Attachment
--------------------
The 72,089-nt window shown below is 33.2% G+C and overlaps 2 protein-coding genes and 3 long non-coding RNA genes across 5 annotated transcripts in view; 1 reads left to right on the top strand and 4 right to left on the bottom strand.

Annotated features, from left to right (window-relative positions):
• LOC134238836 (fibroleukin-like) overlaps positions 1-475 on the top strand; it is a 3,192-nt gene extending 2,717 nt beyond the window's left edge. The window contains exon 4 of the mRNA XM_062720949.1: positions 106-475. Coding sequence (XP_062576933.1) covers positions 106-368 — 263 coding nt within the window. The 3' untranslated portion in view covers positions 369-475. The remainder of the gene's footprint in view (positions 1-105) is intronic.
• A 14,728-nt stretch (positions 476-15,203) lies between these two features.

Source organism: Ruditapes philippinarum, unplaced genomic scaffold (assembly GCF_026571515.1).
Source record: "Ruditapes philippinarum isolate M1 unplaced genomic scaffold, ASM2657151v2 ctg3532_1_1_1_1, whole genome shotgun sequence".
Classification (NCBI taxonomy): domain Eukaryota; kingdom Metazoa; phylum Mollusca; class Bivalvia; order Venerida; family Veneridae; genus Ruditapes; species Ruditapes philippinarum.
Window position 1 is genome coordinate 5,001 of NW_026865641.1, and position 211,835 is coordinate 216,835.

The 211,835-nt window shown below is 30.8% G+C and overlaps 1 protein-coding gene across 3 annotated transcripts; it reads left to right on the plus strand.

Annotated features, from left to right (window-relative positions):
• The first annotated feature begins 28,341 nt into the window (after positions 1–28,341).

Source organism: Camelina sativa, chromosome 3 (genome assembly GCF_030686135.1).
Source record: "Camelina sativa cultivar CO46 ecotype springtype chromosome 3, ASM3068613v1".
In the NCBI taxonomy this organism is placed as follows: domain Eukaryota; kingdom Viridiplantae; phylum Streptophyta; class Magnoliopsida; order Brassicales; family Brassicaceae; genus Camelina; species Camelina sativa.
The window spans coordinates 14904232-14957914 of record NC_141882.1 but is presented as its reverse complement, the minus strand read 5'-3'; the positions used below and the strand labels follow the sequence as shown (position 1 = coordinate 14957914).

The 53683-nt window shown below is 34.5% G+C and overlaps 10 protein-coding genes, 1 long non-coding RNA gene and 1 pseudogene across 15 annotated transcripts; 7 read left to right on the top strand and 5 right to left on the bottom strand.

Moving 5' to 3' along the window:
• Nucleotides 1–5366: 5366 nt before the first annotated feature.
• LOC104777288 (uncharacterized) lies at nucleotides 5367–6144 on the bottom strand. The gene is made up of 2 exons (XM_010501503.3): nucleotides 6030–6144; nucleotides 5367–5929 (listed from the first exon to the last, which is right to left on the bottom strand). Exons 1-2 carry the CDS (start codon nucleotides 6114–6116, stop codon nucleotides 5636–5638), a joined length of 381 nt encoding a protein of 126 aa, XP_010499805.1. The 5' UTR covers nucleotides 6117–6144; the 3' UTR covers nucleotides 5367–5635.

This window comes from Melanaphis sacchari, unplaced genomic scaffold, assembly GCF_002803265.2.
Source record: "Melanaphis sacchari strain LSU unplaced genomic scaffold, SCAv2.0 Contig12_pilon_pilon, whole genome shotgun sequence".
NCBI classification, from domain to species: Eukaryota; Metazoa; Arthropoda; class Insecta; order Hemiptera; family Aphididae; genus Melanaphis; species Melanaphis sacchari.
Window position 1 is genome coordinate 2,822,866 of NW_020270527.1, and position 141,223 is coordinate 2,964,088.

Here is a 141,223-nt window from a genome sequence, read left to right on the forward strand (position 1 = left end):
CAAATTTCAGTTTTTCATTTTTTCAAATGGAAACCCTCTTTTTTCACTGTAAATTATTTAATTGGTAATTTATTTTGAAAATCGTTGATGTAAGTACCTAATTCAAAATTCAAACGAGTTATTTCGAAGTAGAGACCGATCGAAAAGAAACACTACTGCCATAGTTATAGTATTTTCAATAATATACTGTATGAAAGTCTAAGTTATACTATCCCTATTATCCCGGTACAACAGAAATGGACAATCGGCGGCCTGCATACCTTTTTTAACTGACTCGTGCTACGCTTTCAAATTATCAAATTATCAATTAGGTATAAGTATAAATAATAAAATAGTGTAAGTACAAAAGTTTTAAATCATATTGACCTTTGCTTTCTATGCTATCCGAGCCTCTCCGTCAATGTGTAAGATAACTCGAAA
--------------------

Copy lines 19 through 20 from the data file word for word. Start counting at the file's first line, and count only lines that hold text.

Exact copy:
• LOC104777288 (uncharacterized) lies at nucleotides 5367–6144 on the bottom strand. The gene is made up of 2 exons (XM_010501503.3): nucleotides 6030–6144; nucleotides 5367–5929 (listed from the first exon to the last, which is right to left on the bottom strand). Exons 1-2 carry the CDS (start codon nucleotides 6114–6116, stop codon nucleotides 5636–5638), a joined length of 381 nt encoding a protein of 126 aa, XP_010499805.1. The 5' UTR covers nucleotides 6117–6144; the 3' UTR covers nucleotides 5367–5635.

This window comes from Melanaphis sacchari, unplaced genomic scaffold, assembly GCF_002803265.2.